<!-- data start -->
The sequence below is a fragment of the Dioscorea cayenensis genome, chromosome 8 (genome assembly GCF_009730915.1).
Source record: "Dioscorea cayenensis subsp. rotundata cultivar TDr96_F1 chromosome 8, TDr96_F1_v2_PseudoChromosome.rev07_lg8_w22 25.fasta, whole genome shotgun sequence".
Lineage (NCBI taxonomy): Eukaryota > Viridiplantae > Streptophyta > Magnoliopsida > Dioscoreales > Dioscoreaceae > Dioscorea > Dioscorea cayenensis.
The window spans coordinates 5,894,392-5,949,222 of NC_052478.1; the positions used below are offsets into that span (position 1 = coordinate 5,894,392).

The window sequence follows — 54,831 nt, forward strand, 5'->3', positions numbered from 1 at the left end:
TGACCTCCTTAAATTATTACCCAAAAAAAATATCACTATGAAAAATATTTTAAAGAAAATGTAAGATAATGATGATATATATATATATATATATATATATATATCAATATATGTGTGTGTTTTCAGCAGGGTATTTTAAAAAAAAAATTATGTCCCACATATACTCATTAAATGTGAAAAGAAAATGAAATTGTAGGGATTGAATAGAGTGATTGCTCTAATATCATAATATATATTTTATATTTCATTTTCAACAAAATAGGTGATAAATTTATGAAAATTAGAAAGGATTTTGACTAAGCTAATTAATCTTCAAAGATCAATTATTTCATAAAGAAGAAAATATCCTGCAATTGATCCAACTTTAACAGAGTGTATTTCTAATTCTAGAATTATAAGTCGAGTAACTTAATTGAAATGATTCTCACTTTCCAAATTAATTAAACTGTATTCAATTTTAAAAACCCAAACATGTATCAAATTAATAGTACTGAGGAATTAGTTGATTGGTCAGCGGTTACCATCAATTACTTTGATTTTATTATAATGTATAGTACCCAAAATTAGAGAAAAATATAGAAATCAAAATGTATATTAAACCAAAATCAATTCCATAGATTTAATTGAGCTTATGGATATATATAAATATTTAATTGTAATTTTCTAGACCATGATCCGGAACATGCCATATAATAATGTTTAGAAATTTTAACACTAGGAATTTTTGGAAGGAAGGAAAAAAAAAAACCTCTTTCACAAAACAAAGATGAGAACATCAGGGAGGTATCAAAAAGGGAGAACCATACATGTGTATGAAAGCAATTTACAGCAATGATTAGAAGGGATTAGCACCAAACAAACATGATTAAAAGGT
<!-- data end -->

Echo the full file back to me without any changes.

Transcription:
The sequence below is a fragment of the Dioscorea cayenensis genome, chromosome 8 (genome assembly GCF_009730915.1).
Source record: "Dioscorea cayenensis subsp. rotundata cultivar TDr96_F1 chromosome 8, TDr96_F1_v2_PseudoChromosome.rev07_lg8_w22 25.fasta, whole genome shotgun sequence".
Lineage (NCBI taxonomy): Eukaryota > Viridiplantae > Streptophyta > Magnoliopsida > Dioscoreales > Dioscoreaceae > Dioscorea > Dioscorea cayenensis.
The window spans coordinates 5,894,392-5,949,222 of NC_052478.1; the positions used below are offsets into that span (position 1 = coordinate 5,894,392).

The window sequence follows — 54,831 nt, forward strand, 5'->3', positions numbered from 1 at the left end:
TGACCTCCTTAAATTATTACCCAAAAAAAATATCACTATGAAAAATATTTTAAAGAAAATGTAAGATAATGATGATATATATATATATATATATATATATATATCAATATATGTGTGTGTTTTCAGCAGGGTATTTTAAAAAAAAAATTATGTCCCACATATACTCATTAAATGTGAAAAGAAAATGAAATTGTAGGGATTGAATAGAGTGATTGCTCTAATATCATAATATATATTTTATATTTCATTTTCAACAAAATAGGTGATAAATTTATGAAAATTAGAAAGGATTTTGACTAAGCTAATTAATCTTCAAAGATCAATTATTTCATAAAGAAGAAAATATCCTGCAATTGATCCAACTTTAACAGAGTGTATTTCTAATTCTAGAATTATAAGTCGAGTAACTTAATTGAAATGATTCTCACTTTCCAAATTAATTAAACTGTATTCAATTTTAAAAACCCAAACATGTATCAAATTAATAGTACTGAGGAATTAGTTGATTGGTCAGCGGTTACCATCAATTACTTTGATTTTATTATAATGTATAGTACCCAAAATTAGAGAAAAATATAGAAATCAAAATGTATATTAAACCAAAATCAATTCCATAGATTTAATTGAGCTTATGGATATATATAAATATTTAATTGTAATTTTCTAGACCATGATCCGGAACATGCCATATAATAATGTTTAGAAATTTTAACACTAGGAATTTTTGGAAGGAAGGAAAAAAAAAAACCTCTTTCACAAAACAAAGATGAGAACATCAGGGAGGTATCAAAAAGGGAGAACCATACATGTGTATGAAAGCAATTTACAGCAATGATTAGAAGGGATTAGCACCAAACAAACATGATTAAAAGGT